Ok, so, generally in the free market, unless some massive shortage of raw materials comes out of the blue, prices usually flow along linear scales that reflect the value of a product.
Even rare products that are hard to get. I can get old microprocessors no longer being manufactured for a mere 5x markup or so, or any one of millions of esoteric electronic parts that are made using processes that are more complex and advanced than synthesis of most pharmaceutical drugs.
So, how do these massive markups of off patent drugs happen like this? If there’s a half dozen companies making all the off patent drugs, you would expect the market prices to reflect the cost of raw materials, production, labor, and a modest profit margin. If only one company is making a drug and charging $750 a pill, why don’t other companies compete with them?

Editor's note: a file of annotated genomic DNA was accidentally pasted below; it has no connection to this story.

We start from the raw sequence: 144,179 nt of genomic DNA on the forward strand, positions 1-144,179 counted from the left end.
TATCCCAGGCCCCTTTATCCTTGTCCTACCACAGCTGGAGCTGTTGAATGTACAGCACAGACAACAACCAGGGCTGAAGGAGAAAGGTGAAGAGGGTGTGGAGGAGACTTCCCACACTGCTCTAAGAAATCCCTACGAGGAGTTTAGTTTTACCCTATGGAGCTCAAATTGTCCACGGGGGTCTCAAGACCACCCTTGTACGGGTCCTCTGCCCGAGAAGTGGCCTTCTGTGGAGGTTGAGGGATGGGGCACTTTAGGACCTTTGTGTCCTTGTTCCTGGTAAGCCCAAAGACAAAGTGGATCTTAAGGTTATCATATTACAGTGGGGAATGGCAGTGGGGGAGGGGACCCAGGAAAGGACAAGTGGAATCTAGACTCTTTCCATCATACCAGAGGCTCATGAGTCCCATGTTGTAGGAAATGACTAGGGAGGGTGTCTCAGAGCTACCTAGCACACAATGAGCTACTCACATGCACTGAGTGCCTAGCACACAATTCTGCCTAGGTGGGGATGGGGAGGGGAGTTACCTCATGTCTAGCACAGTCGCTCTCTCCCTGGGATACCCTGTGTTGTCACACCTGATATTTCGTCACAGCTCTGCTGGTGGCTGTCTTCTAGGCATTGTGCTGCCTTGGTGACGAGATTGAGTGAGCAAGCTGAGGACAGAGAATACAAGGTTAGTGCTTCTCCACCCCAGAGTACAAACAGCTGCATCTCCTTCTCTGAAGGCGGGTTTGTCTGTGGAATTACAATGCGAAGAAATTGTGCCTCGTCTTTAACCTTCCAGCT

The news articles mention things like “manufacturing licenses”. What? If I produce a pure substance, verified with chromatography and NMR and other methods to be pure enough to be safe for human consumptions, why can’t I stick it into a pill and sell it? All I should have to have is a factory licensed and inspected to produce pharmaceuticals and a certificate from a third party lab verifying the drug is at least as pure and free of side products/contaminants as the original patented pharmaceutical the FDA originally approved.
In such a world, nobody could raise prices 5000 percent because no one would buy their good, they’d just fill out an order form for the next competitor. What gives?